Re-education Through Labor (laojiao) was established in 1956, even though the practice can be traced back to the 1920s at the Chinese Communist Party’s “revolutionary bases.” Laojiao was originally established in order to reeducate perceived “counter-revolutionaries” whose crimes were deemed not serious enough to warrant prison or Reform through Labor (laogai). The first laojiao prisoners were mostly “counter-revolutionaries” targeted during the Suppressing Counterrevolutionaries Movement (镇压反革命运动, 1951-1953) and the Eliminating Counterrevolutionaries Movement (肃清反革命运动, 1953-1955).
In January, 1956, the Central Committee of the Communist Party issued Directive on Immediately Setting up Reform through Education Organs by All Provinces and Municipalities (《关于各省、市立即筹办劳动教养机构的指示》). The Directive stated:
The counter-revolutionaries and other bad elements that will be uncovered during the movement that aims at eliminating all the hidden counter-revolutionaries need to be dealt with properly. They are not serious enough to be criminally sentenced, yet politically they are not suited to stay [at their work units]. Furthermore, said elements will increase the unemployment if they are not controlled. To properly solve this problem, the Central Committee decided to adopt re-education through labor, that is, to apprehend them and send them to designated places to labor and produce. Reform through labor allows them to labor for the country and to support themselves, as well as undergo political and thought reforms. They will gradually become persons who are of real use to the country.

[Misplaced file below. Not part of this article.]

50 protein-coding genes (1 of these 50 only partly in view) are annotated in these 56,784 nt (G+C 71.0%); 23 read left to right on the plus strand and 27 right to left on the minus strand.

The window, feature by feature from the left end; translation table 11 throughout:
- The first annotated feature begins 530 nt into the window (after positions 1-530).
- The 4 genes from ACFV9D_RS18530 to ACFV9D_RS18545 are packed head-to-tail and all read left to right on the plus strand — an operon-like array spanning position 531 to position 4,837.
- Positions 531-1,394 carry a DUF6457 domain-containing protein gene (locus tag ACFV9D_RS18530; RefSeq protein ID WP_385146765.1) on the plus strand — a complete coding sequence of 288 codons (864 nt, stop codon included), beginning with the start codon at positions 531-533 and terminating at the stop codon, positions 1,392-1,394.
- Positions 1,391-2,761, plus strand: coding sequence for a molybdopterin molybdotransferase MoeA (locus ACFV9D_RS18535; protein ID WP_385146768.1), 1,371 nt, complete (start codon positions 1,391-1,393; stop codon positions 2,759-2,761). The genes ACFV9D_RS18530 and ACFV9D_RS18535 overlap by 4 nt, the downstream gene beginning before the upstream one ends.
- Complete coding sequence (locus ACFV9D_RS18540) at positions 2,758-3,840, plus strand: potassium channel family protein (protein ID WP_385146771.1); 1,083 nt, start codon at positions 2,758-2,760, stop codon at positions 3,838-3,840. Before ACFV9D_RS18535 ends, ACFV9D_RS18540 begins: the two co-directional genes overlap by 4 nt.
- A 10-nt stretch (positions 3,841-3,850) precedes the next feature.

The Directive continued to explain the difference between laojiao (re-education through labor) and laogai (reform through labor). “While those to be reformed through labor were the ones who had received judicial sentences, those to be reformed through re-education were those who were put under surveillance [管制, guan zhi] or received administrative sanction [处分, chu fen].”
On August 1, 1957, Decision on Reform through Education (《关于劳动教养问题的决定》) was passed by the 78th Meeting of the First Standing Committee of the National People’s Congress and promulgated by the State Council. Laojiao obtained a legal status as an “administrative order” from the Decision. Many of those who were labeled as the “rightists” during the Anti-Rightist Campaign (1957-1958) were sent to laojiao. By this time, laojiao expanded its targets to include “hooligans, witches, and wanderers.” Moreover, laojiao began to target the family members of those who had been “killed, arrested and struggled against during Land Reform, the Suppressing Counter-Revolutionary Movement and other social reform movements.” Nearly 500,000 people were sent to laojiao in 1960.